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When Charlie Adam, Jordan Henderson and Stewart Downing were brought in at the same time, the idea was that the players would get to know each other's game and become a solid, cohesive unit, which would have a multiplier effect upon their individual qualities. That, frankly, is needed. Adam is a talented player, but one with limitations -- specifically, his mobility and consistency. Downing is decent but very much someone who serves others, while Henderson is promising but very raw. None are top-class players -- for now, they need to be in a system that suits them.
And, of course, this is a long-term project. They've been together for only two-thirds of a season, so to criticize them now denies them the opportunity to forge that understanding, that collective identity. But Dalglish needs to be a little more consistent with his team selection. They are impossible to predict -- and even when you see the starting XI, you're never quite sure what shape it's going to be. That can be a fantastic weapon for a coach looking to outfox his opposite number. But at the moment, the constant changing seems to be outfoxing Liverpool's own players, as Dalglish acknowledged when defending Downing.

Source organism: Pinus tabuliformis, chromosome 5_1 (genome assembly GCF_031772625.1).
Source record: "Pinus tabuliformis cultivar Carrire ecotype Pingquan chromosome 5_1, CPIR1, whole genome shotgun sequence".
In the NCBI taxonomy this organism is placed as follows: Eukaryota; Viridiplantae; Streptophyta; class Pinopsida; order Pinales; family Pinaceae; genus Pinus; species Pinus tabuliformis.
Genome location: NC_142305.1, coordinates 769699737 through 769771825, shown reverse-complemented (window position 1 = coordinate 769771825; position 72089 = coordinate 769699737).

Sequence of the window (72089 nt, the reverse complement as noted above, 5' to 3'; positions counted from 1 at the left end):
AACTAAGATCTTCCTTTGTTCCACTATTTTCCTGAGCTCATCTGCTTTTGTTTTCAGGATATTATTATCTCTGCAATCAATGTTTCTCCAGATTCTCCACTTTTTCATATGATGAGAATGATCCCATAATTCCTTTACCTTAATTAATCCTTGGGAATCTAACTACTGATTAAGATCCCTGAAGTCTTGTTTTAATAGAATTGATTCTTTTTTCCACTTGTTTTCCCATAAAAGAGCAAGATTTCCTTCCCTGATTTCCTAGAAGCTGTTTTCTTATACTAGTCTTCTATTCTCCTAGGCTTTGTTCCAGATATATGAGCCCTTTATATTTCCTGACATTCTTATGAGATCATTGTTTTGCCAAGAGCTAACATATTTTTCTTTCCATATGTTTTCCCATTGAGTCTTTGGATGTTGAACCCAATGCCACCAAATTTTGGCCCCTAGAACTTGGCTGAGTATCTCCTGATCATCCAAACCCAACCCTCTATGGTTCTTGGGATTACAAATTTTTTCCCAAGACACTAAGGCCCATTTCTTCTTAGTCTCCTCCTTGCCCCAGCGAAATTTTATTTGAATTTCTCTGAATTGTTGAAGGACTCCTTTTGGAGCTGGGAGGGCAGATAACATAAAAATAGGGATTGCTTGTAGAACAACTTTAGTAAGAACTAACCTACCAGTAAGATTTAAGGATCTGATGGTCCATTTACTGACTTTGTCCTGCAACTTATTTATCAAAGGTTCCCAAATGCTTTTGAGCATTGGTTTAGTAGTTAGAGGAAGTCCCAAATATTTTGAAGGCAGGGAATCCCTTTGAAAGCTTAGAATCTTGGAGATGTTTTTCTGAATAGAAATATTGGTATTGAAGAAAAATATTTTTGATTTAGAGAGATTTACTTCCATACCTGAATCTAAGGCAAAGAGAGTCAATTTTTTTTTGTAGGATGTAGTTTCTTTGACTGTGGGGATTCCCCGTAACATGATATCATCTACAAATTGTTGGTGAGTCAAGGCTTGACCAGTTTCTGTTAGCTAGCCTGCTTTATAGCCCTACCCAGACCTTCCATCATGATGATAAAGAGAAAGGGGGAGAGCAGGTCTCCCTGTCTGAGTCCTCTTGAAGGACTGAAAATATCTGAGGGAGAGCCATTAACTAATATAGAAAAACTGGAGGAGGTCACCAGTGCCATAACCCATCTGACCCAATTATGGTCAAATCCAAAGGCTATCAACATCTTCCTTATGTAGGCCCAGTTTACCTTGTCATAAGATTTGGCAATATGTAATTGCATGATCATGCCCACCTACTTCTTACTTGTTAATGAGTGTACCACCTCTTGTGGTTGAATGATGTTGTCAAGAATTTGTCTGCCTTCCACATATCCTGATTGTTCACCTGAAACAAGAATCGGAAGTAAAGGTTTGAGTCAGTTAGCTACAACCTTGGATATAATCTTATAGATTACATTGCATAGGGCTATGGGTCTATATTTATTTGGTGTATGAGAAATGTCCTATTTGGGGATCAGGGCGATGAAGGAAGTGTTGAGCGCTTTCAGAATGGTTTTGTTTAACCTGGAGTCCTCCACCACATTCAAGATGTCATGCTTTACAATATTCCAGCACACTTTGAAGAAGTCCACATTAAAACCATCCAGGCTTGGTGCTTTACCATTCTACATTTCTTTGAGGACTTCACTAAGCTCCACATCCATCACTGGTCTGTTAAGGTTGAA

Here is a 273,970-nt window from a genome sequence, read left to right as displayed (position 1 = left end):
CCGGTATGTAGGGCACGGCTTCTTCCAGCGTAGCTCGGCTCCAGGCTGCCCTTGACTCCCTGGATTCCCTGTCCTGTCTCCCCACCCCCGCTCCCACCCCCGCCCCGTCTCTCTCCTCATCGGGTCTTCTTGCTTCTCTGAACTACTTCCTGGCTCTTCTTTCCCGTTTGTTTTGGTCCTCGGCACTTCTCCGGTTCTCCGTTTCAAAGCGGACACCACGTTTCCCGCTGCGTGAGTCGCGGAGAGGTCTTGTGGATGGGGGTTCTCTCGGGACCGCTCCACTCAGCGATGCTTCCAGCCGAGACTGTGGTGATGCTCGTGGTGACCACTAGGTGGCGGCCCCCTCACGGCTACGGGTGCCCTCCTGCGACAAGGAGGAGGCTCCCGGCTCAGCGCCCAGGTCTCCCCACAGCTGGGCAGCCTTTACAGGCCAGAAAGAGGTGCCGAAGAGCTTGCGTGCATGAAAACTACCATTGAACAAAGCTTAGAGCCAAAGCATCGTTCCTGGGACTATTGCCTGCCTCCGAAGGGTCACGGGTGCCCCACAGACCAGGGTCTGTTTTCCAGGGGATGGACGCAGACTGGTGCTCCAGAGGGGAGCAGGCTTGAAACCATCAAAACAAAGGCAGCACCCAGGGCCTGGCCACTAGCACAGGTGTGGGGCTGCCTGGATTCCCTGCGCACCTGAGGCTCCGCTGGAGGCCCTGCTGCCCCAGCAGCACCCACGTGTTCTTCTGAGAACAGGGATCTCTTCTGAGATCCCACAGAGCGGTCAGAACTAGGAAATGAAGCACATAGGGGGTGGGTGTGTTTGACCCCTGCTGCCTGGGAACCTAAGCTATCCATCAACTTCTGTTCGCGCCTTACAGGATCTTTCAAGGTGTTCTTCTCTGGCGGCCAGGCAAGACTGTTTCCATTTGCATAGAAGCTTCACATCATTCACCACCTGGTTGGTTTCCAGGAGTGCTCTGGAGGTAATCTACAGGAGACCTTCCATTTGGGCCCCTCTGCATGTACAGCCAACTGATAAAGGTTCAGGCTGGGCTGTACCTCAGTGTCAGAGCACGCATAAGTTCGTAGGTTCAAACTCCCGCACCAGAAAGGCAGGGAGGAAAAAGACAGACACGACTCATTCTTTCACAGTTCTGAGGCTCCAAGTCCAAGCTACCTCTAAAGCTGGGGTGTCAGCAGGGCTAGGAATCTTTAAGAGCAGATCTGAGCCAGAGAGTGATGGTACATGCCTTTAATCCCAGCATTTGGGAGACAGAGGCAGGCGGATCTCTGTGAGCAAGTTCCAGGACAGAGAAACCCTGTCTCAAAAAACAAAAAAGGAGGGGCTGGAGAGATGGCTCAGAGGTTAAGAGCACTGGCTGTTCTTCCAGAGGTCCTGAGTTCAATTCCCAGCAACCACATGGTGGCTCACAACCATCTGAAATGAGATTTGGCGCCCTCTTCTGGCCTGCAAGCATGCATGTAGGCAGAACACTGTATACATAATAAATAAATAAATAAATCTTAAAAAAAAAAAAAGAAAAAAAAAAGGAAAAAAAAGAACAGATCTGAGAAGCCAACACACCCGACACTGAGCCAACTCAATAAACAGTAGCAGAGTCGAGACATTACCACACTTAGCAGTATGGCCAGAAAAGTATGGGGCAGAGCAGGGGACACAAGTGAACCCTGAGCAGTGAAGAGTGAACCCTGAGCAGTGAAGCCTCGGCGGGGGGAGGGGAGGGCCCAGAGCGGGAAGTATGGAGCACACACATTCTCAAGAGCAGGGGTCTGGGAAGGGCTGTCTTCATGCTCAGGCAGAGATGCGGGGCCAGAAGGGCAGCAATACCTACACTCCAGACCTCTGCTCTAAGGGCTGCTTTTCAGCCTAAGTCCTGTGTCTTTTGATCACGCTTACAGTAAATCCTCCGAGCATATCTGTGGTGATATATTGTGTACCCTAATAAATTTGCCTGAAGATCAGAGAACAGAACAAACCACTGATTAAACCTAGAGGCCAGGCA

"I don't think it has been too comfortable for him, because we have played him in three or four positions," Dalglish said. "So maybe we need to look at ourselves and say we have to be fair to him as well." If it's affecting Downing, you wonder if it's affecting other players. Kuyt has played up front but also on the right -- he's clearly better in the latter position. Craig Bellamy has been excellent up front -- he was the best player in the semifinal win over Manchester City this week -- but sometimes gets shoved out to the left. Henderson has started on the right and in the center roughly an equal number of times.
Even those broadly played in the same position often take on different roles. Adam, for example, is now having to play deeper without a holding player to protect him. Luis Suarez sometimes leads the line himself, then has to change his game and play off Carroll. Variation is good, but too much can be a problem -- a problem that shouldn't be brushed under the carpet if Liverpool wins the Carling Cup.
At least, that's the view from the outside.
Michael Cox is a freelance writer for ESPN.com. He runs zonalmarking.net.